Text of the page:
The Right Brain Initiative

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Reflections at the end of the school year.

June 6th, 2014 by Current CM

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Right Brain Professional Development Partner Deb Brzoska (standing), leads educators through the protocol for reviewing and responding to student work at Spring Colloquium.

Each Spring, we convene teachers, principals, and teaching artists to reflect on their Right Brain programming through the eyes of a child. Throughout the Right Brain artist residency, teachers collect evidence of one student’s experience in the form of photographs, video and audio clips. A mixed group of educators from different schools will then sit down together to review that evidence and talk about how this work impacted that child.

It’s a program we call Spring Colloquium and to say that the experience is powerful is an understatement. As teaching teams present, you see before you what ingredients make a strong arts learning experience, you see the value of teacher and artist collaboration, and the power of the arts to feed kids’ brains and hit them to the core. We’ve made posts about Colloquium before and I encourage you to check out this reflection from our 2013 session.

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School staff and teaching artists focus on one child’s experience with Right Brain, and then identify the impact of the program on their life and learning.

This year, Portland State University student Jake Turner was able to sit in as four different sets of educators told their Right Brain story. Here are his reflections:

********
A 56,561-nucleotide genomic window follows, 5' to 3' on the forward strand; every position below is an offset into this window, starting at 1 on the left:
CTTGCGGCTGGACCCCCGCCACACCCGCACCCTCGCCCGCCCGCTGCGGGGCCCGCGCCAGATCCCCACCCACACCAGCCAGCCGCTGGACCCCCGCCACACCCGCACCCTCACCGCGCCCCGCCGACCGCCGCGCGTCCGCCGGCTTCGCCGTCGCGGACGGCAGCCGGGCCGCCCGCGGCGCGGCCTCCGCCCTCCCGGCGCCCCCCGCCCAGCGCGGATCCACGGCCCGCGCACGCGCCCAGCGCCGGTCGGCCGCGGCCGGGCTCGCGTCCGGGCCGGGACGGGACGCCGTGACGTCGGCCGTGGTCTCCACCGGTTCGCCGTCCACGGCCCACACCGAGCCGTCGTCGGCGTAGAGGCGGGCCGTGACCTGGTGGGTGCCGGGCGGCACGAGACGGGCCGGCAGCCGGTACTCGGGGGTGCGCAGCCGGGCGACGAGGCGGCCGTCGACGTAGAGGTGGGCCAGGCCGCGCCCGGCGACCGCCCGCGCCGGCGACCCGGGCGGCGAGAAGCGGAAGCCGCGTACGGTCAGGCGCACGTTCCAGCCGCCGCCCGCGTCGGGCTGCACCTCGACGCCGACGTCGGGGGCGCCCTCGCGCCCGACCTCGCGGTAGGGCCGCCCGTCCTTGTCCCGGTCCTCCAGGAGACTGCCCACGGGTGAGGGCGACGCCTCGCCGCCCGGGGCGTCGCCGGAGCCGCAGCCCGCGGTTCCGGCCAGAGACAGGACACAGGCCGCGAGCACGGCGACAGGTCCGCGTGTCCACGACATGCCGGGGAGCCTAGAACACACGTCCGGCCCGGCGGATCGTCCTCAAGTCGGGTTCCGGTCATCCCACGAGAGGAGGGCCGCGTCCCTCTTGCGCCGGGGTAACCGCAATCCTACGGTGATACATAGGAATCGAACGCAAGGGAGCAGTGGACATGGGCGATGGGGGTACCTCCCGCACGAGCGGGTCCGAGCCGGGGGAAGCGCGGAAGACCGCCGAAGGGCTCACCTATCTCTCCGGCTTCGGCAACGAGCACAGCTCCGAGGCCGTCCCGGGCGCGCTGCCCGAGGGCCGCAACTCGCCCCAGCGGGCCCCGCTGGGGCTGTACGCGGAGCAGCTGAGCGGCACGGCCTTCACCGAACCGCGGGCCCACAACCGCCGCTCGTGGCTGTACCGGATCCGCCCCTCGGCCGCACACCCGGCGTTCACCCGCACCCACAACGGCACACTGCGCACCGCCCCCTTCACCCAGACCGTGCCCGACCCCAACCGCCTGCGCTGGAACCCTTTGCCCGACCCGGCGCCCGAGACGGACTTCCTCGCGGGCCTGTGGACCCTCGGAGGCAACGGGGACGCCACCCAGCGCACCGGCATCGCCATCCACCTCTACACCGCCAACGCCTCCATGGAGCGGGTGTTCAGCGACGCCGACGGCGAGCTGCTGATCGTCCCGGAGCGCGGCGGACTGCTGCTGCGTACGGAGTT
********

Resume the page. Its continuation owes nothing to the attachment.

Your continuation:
“I was lucky to volunteer as a technology facilitator (slideshow operator) at The Right Brain Initiative’s Colloquium on May 22nd, an event showcasing the work that has been put into their artists’ residencies in the past year. Each pairing of teacher and teaching artist presented the transformation of one child who participated in the artist’s residency program. Those in attendance at the Colloquium got a chance to see testimonials from students who had gained a stronger understanding of their own context in history, their own capability to instigate positive change, and the best ways to effectively communicate within a group. Those are all things that I had to discover for myself and I definitely didn’t discover them in any public education setting available to me, yet they are lessons that I wish I knew better, concepts that I now think are vital for the continued growth of a healthy community.

 

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Teachers and teaching artists from different schools and districts respond to the residency documentation.

 

Right Brain is a new kind of education, an arts-integrated, personalized, empowering kind of education that I wish I had had access to as a child.

From what I saw at the Colloquium, every student gains an empowering education through The Right Brain Initiative’s residency programs because Right Brain seeks to give students the education that they individually need.”

 

   

Current CM